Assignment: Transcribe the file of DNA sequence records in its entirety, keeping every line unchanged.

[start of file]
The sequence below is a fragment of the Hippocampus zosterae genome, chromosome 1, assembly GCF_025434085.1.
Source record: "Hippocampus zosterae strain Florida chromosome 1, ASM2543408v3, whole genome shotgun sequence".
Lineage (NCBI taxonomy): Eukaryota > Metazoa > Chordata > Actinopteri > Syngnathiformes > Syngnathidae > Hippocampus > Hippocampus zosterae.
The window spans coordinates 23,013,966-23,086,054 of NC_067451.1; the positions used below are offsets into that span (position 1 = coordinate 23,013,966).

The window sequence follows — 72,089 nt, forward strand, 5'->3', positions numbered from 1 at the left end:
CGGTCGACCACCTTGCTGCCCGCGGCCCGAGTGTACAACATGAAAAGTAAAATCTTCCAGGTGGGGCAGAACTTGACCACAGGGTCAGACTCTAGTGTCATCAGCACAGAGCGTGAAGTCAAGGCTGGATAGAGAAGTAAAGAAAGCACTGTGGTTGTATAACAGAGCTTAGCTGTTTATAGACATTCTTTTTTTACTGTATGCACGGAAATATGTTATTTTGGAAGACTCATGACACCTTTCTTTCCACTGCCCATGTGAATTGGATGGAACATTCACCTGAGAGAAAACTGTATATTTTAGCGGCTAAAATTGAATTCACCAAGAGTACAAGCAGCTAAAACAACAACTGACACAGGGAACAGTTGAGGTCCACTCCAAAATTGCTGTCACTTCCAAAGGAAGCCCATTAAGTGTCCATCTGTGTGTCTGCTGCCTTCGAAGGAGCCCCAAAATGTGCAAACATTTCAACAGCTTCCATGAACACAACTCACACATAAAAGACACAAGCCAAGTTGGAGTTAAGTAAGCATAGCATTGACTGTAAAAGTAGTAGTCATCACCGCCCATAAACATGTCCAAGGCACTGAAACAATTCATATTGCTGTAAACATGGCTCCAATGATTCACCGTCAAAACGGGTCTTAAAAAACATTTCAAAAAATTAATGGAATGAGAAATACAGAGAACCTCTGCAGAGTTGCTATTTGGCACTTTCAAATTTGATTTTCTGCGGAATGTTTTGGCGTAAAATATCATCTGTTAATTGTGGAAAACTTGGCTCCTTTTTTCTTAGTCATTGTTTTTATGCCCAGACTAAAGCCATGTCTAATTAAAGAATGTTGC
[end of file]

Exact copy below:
The sequence below is a fragment of the Hippocampus zosterae genome, chromosome 1, assembly GCF_025434085.1.
Source record: "Hippocampus zosterae strain Florida chromosome 1, ASM2543408v3, whole genome shotgun sequence".
Lineage (NCBI taxonomy): Eukaryota > Metazoa > Chordata > Actinopteri > Syngnathiformes > Syngnathidae > Hippocampus > Hippocampus zosterae.
The window spans coordinates 23,013,966-23,086,054 of NC_067451.1; the positions used below are offsets into that span (position 1 = coordinate 23,013,966).

The window sequence follows — 72,089 nt, forward strand, 5'->3', positions numbered from 1 at the left end:
CGGTCGACCACCTTGCTGCCCGCGGCCCGAGTGTACAACATGAAAAGTAAAATCTTCCAGGTGGGGCAGAACTTGACCACAGGGTCAGACTCTAGTGTCATCAGCACAGAGCGTGAAGTCAAGGCTGGATAGAGAAGTAAAGAAAGCACTGTGGTTGTATAACAGAGCTTAGCTGTTTATAGACATTCTTTTTTTACTGTATGCACGGAAATATGTTATTTTGGAAGACTCATGACACCTTTCTTTCCACTGCCCATGTGAATTGGATGGAACATTCACCTGAGAGAAAACTGTATATTTTAGCGGCTAAAATTGAATTCACCAAGAGTACAAGCAGCTAAAACAACAACTGACACAGGGAACAGTTGAGGTCCACTCCAAAATTGCTGTCACTTCCAAAGGAAGCCCATTAAGTGTCCATCTGTGTGTCTGCTGCCTTCGAAGGAGCCCCAAAATGTGCAAACATTTCAACAGCTTCCATGAACACAACTCACACATAAAAGACACAAGCCAAGTTGGAGTTAAGTAAGCATAGCATTGACTGTAAAAGTAGTAGTCATCACCGCCCATAAACATGTCCAAGGCACTGAAACAATTCATATTGCTGTAAACATGGCTCCAATGATTCACCGTCAAAACGGGTCTTAAAAAACATTTCAAAAAATTAATGGAATGAGAAATACAGAGAACCTCTGCAGAGTTGCTATTTGGCACTTTCAAATTTGATTTTCTGCGGAATGTTTTGGCGTAAAATATCATCTGTTAATTGTGGAAAACTTGGCTCCTTTTTTCTTAGTCATTGTTTTTATGCCCAGACTAAAGCCATGTCTAATTAAAGAATGTTGC